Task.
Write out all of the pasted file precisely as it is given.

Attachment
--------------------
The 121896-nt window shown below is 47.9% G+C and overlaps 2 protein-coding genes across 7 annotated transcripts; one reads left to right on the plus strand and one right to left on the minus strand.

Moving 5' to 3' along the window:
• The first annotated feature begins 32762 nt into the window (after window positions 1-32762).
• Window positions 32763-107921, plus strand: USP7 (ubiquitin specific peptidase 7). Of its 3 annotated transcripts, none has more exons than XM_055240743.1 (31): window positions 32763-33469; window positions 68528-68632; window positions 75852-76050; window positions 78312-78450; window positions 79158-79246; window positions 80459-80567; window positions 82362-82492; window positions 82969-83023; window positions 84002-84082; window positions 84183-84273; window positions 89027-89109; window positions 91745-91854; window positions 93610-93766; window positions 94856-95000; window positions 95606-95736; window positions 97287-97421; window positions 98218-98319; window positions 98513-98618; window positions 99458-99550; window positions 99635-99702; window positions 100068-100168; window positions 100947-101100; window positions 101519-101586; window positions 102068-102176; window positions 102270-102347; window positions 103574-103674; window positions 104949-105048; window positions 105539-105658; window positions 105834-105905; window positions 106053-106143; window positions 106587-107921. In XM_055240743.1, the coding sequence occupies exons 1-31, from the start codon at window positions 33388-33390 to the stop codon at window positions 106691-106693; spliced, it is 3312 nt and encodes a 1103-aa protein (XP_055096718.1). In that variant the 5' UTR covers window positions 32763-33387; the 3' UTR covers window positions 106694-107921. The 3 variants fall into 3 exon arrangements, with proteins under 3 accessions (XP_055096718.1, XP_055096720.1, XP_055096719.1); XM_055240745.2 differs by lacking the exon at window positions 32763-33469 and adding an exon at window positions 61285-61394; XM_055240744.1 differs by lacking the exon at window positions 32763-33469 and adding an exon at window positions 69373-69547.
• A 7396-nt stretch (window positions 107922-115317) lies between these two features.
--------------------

The 121896-nt window shown below is 47.9% G+C and overlaps 2 protein-coding genes across 7 annotated transcripts; one reads left to right on the plus strand and one right to left on the minus strand.

Moving 5' to 3' along the window:
• The first annotated feature begins 32762 nt into the window (after window positions 1-32762).
• Window positions 32763-107921, plus strand: USP7 (ubiquitin specific peptidase 7). Of its 3 annotated transcripts, none has more exons than XM_055240743.1 (31): window positions 32763-33469; window positions 68528-68632; window positions 75852-76050; window positions 78312-78450; window positions 79158-79246; window positions 80459-80567; window positions 82362-82492; window positions 82969-83023; window positions 84002-84082; window positions 84183-84273; window positions 89027-89109; window positions 91745-91854; window positions 93610-93766; window positions 94856-95000; window positions 95606-95736; window positions 97287-97421; window positions 98218-98319; window positions 98513-98618; window positions 99458-99550; window positions 99635-99702; window positions 100068-100168; window positions 100947-101100; window positions 101519-101586; window positions 102068-102176; window positions 102270-102347; window positions 103574-103674; window positions 104949-105048; window positions 105539-105658; window positions 105834-105905; window positions 106053-106143; window positions 106587-107921. In XM_055240743.1, the coding sequence occupies exons 1-31, from the start codon at window positions 33388-33390 to the stop codon at window positions 106691-106693; spliced, it is 3312 nt and encodes a 1103-aa protein (XP_055096718.1). In that variant the 5' UTR covers window positions 32763-33387; the 3' UTR covers window positions 106694-107921. The 3 variants fall into 3 exon arrangements, with proteins under 3 accessions (XP_055096718.1, XP_055096720.1, XP_055096719.1); XM_055240745.2 differs by lacking the exon at window positions 32763-33469 and adding an exon at window positions 61285-61394; XM_055240744.1 differs by lacking the exon at window positions 32763-33469 and adding an exon at window positions 69373-69547.
• A 7396-nt stretch (window positions 107922-115317) lies between these two features.